Advocating quality of life is a familiar role for Cohen, a former Republican congressman from Maine who served three terms in the House of Representatives and another three in the Senate. And the Bangor native is no stranger to the military. From 1979 to 1997, he served on the Senate Armed Services Committee.
Just as he looked out for state residents' welfare, Cohen now represents his new constituency -- America's 1.4 million men and women in uniform. There are, he noted, similarities between his role as a congressman and that of defense secretary. Both jobs require a lot of time on the road.
For nearly 25 years, Cohen the politician spent weekends traveling throughout Maine to homes, businesses and town meetings. His goal was to put "a human face" on current issues. "That's something that's always been important to me -- to be able to meet people and find out the kind of pressures they have to live under and live with," he said. "Then when I went back to Washington to be a legislator, to be able to articulate those concerns and translate them into legislative responses."
Since taking the Pentagon's helm, Cohen and his wife, Janet Langhart Cohen, have spent much of their time aboard Air Force planes. In their extensive travels, they've met numerous heads of state and senior foreign dignitaries. And they've talked, dined and even danced with forward-deployed soldiers, sailors, airmen and Marines.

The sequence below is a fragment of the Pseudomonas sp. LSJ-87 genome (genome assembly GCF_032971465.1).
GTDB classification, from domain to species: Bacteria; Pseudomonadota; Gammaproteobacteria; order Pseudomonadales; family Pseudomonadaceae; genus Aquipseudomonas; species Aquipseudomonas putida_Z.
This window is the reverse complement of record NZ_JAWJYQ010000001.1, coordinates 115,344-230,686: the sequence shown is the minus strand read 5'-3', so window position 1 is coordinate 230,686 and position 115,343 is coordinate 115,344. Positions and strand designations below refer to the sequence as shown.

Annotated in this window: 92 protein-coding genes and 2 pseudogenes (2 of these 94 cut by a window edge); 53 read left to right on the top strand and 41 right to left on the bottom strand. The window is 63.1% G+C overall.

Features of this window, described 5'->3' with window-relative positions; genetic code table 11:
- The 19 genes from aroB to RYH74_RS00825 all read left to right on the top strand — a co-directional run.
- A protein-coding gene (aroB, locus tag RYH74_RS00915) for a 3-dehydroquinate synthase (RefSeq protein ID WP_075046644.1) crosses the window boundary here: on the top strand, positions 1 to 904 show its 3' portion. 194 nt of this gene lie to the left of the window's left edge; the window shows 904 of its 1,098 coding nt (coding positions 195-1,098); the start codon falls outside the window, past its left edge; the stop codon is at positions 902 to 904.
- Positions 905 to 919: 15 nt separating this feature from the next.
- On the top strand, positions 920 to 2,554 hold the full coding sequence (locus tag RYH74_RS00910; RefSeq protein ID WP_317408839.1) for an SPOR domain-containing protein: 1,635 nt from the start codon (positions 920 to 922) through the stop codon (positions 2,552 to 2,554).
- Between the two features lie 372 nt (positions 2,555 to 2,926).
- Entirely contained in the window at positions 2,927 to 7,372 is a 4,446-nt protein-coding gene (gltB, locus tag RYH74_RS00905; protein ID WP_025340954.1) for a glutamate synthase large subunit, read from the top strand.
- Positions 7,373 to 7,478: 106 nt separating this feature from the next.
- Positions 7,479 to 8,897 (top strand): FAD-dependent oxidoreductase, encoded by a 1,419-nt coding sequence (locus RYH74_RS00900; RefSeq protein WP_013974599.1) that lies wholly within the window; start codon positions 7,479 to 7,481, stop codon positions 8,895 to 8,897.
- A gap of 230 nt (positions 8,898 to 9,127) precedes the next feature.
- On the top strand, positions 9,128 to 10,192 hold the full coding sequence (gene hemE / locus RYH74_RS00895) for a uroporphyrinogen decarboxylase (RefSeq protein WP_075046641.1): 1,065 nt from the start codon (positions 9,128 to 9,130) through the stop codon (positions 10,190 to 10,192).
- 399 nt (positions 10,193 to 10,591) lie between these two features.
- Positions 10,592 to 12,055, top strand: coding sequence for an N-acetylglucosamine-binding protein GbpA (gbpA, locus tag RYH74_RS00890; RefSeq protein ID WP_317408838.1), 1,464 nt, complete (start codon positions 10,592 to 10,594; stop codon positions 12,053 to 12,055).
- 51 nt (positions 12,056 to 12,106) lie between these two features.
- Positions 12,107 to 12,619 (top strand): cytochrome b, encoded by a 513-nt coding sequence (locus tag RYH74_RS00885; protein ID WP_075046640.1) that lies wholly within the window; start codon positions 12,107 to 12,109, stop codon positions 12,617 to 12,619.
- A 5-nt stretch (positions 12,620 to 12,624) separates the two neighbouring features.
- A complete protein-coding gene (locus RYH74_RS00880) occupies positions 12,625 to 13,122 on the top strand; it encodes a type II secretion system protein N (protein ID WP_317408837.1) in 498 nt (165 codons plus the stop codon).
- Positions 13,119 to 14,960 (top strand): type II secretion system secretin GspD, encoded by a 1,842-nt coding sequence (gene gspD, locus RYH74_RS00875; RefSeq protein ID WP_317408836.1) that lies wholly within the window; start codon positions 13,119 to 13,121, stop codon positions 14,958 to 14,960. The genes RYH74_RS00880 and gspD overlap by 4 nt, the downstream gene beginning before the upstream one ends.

"Both Janet and I have made a very strong effort to go out and see these young men and women where they are serving throughout the world to find out how we can better serve them," Cohen said. "It's important that we have that sort of a constituent relationship, so to speak -- that we see how good, patriotic and dedicated they are, and the kind of sacrifices they make."
This personal contact makes it easier for the secretary when it comes to signing deployment orders and allocating defense resources. "I can look to those things that they have brought to me, personally, and to Janet," he said. As a result of what the couple has learned, Cohen said, military health care and housing are now top priorities.